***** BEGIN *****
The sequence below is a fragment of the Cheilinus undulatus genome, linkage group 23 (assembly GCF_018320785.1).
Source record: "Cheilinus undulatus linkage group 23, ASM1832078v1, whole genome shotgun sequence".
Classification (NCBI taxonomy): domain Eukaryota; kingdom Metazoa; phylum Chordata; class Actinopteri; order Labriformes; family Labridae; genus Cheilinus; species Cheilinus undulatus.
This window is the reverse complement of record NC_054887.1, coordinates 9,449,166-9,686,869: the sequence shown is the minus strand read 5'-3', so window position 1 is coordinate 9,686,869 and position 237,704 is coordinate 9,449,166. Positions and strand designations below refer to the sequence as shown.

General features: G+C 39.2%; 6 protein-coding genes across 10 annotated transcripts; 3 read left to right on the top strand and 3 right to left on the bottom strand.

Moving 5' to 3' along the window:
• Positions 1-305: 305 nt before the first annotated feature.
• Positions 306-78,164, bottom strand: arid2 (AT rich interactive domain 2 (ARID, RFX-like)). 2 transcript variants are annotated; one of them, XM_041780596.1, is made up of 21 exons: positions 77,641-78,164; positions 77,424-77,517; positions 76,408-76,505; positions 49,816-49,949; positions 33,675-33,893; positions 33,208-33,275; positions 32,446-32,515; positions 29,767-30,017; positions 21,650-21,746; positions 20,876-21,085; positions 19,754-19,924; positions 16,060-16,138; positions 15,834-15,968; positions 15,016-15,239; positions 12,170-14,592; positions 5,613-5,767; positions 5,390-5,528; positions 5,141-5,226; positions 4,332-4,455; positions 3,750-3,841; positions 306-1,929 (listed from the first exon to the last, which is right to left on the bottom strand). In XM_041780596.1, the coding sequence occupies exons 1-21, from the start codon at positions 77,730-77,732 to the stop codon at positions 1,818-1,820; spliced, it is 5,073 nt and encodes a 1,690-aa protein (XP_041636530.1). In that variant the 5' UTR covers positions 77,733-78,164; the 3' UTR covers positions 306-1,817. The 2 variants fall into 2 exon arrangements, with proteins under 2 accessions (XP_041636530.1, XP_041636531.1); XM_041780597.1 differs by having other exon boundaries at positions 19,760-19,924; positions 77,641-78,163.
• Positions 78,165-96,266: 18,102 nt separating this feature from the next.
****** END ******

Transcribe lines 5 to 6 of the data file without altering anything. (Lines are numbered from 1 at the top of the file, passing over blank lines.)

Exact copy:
General features: G+C 39.2%; 6 protein-coding genes across 10 annotated transcripts; 3 read left to right on the top strand and 3 right to left on the bottom strand.

Moving 5' to 3' along the window: